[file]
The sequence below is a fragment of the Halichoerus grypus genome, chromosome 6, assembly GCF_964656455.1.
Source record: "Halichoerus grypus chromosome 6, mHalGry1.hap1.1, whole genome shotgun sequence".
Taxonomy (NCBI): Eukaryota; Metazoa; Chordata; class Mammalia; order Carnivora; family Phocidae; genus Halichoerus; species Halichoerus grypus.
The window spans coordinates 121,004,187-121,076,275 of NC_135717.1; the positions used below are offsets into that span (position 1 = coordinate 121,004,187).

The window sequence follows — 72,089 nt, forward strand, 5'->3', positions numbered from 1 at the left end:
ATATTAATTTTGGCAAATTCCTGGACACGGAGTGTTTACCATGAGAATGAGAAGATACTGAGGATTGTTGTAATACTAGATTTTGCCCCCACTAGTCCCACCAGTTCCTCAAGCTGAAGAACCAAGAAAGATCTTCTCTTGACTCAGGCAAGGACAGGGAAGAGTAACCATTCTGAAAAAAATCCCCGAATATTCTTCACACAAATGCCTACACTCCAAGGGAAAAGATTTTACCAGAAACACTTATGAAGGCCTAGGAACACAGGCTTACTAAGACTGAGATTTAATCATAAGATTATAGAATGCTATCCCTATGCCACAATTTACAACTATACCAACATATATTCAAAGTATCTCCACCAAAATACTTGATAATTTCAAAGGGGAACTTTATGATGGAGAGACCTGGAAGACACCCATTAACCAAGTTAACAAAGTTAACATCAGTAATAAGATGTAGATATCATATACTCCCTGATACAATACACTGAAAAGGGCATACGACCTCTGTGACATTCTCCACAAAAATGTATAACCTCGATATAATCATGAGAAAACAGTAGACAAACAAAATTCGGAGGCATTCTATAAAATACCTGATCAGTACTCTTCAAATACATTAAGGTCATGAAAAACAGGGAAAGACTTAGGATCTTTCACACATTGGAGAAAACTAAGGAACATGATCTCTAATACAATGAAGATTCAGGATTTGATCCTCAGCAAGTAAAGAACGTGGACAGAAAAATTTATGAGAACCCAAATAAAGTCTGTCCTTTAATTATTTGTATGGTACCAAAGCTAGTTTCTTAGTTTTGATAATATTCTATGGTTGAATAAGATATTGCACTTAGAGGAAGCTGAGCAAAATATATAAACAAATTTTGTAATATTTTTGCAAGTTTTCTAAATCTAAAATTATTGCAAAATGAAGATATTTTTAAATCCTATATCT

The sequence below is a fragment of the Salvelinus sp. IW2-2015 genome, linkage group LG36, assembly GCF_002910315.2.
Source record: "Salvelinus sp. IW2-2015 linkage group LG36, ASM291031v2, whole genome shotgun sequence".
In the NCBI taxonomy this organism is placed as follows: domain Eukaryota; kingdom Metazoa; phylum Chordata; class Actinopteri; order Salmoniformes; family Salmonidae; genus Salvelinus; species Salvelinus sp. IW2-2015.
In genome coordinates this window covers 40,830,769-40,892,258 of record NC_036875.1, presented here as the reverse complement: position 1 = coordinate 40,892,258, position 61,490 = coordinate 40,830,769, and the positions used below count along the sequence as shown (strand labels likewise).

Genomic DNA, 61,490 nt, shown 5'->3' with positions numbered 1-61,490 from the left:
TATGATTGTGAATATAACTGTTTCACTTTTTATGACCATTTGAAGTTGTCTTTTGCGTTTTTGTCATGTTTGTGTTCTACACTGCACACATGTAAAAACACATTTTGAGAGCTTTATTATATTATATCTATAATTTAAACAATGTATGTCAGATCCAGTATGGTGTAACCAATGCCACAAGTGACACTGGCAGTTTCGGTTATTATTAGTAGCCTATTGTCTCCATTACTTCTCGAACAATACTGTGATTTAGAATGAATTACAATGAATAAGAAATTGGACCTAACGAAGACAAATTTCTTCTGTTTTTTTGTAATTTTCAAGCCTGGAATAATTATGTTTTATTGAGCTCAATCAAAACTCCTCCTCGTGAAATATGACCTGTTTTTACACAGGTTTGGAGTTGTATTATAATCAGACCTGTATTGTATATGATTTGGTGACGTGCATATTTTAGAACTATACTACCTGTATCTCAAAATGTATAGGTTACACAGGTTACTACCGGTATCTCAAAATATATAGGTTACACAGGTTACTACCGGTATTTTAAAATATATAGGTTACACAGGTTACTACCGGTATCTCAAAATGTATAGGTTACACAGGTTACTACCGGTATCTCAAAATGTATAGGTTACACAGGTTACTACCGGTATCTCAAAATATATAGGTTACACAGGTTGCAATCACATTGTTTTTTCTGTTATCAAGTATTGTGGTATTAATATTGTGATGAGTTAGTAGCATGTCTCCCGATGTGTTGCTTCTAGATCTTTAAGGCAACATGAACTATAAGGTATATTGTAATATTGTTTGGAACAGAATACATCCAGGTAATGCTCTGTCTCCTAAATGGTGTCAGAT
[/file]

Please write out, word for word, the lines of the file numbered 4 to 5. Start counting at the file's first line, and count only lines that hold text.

The window spans coordinates 121,004,187-121,076,275 of NC_135717.1; the positions used below are offsets into that span (position 1 = coordinate 121,004,187).

The window sequence follows — 72,089 nt, forward strand, 5'->3', positions numbered from 1 at the left end: